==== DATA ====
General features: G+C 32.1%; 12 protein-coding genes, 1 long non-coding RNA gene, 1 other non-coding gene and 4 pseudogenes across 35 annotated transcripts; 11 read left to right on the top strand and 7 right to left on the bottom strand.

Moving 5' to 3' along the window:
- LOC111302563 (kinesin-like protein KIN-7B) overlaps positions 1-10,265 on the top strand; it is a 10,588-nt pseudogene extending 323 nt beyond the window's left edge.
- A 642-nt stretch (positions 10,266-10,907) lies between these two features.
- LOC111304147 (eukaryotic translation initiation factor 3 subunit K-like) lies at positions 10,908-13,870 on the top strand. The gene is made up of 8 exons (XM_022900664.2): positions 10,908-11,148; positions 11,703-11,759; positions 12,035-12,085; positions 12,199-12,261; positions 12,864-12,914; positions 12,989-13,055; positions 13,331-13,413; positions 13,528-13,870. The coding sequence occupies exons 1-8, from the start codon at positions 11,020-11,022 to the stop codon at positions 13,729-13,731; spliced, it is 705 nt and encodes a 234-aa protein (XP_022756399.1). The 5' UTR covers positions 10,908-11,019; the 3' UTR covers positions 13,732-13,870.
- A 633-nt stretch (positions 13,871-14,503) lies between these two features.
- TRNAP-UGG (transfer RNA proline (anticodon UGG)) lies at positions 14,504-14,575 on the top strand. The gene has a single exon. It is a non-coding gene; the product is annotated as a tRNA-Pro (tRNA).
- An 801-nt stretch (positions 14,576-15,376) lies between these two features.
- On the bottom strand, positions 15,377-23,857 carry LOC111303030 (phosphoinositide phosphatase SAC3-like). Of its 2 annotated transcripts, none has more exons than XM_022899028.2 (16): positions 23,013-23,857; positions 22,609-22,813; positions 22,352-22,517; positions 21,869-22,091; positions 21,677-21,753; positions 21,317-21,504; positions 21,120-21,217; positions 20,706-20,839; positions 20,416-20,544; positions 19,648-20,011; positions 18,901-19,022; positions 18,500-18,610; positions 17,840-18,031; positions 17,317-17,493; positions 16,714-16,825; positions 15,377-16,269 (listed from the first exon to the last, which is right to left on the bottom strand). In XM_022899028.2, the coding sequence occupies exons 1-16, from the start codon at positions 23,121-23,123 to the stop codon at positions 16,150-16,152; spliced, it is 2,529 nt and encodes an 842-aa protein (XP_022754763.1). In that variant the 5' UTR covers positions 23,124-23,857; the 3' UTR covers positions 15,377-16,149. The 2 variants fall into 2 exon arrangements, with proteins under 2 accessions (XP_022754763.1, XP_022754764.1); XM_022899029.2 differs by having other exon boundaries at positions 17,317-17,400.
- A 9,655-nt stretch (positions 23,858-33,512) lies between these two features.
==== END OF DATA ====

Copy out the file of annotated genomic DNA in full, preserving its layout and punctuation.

General features: G+C 32.1%; 12 protein-coding genes, 1 long non-coding RNA gene, 1 other non-coding gene and 4 pseudogenes across 35 annotated transcripts; 11 read left to right on the top strand and 7 right to left on the bottom strand.

Moving 5' to 3' along the window:
- LOC111302563 (kinesin-like protein KIN-7B) overlaps positions 1-10,265 on the top strand; it is a 10,588-nt pseudogene extending 323 nt beyond the window's left edge.
- A 642-nt stretch (positions 10,266-10,907) lies between these two features.
- LOC111304147 (eukaryotic translation initiation factor 3 subunit K-like) lies at positions 10,908-13,870 on the top strand. The gene is made up of 8 exons (XM_022900664.2): positions 10,908-11,148; positions 11,703-11,759; positions 12,035-12,085; positions 12,199-12,261; positions 12,864-12,914; positions 12,989-13,055; positions 13,331-13,413; positions 13,528-13,870. The coding sequence occupies exons 1-8, from the start codon at positions 11,020-11,022 to the stop codon at positions 13,729-13,731; spliced, it is 705 nt and encodes a 234-aa protein (XP_022756399.1). The 5' UTR covers positions 10,908-11,019; the 3' UTR covers positions 13,732-13,870.
- A 633-nt stretch (positions 13,871-14,503) lies between these two features.
- TRNAP-UGG (transfer RNA proline (anticodon UGG)) lies at positions 14,504-14,575 on the top strand. The gene has a single exon. It is a non-coding gene; the product is annotated as a tRNA-Pro (tRNA).
- An 801-nt stretch (positions 14,576-15,376) lies between these two features.
- On the bottom strand, positions 15,377-23,857 carry LOC111303030 (phosphoinositide phosphatase SAC3-like). Of its 2 annotated transcripts, none has more exons than XM_022899028.2 (16): positions 23,013-23,857; positions 22,609-22,813; positions 22,352-22,517; positions 21,869-22,091; positions 21,677-21,753; positions 21,317-21,504; positions 21,120-21,217; positions 20,706-20,839; positions 20,416-20,544; positions 19,648-20,011; positions 18,901-19,022; positions 18,500-18,610; positions 17,840-18,031; positions 17,317-17,493; positions 16,714-16,825; positions 15,377-16,269 (listed from the first exon to the last, which is right to left on the bottom strand). In XM_022899028.2, the coding sequence occupies exons 1-16, from the start codon at positions 23,121-23,123 to the stop codon at positions 16,150-16,152; spliced, it is 2,529 nt and encodes an 842-aa protein (XP_022754763.1). In that variant the 5' UTR covers positions 23,124-23,857; the 3' UTR covers positions 15,377-16,149. The 2 variants fall into 2 exon arrangements, with proteins under 2 accessions (XP_022754763.1, XP_022754764.1); XM_022899029.2 differs by having other exon boundaries at positions 17,317-17,400.
- A 9,655-nt stretch (positions 23,858-33,512) lies between these two features.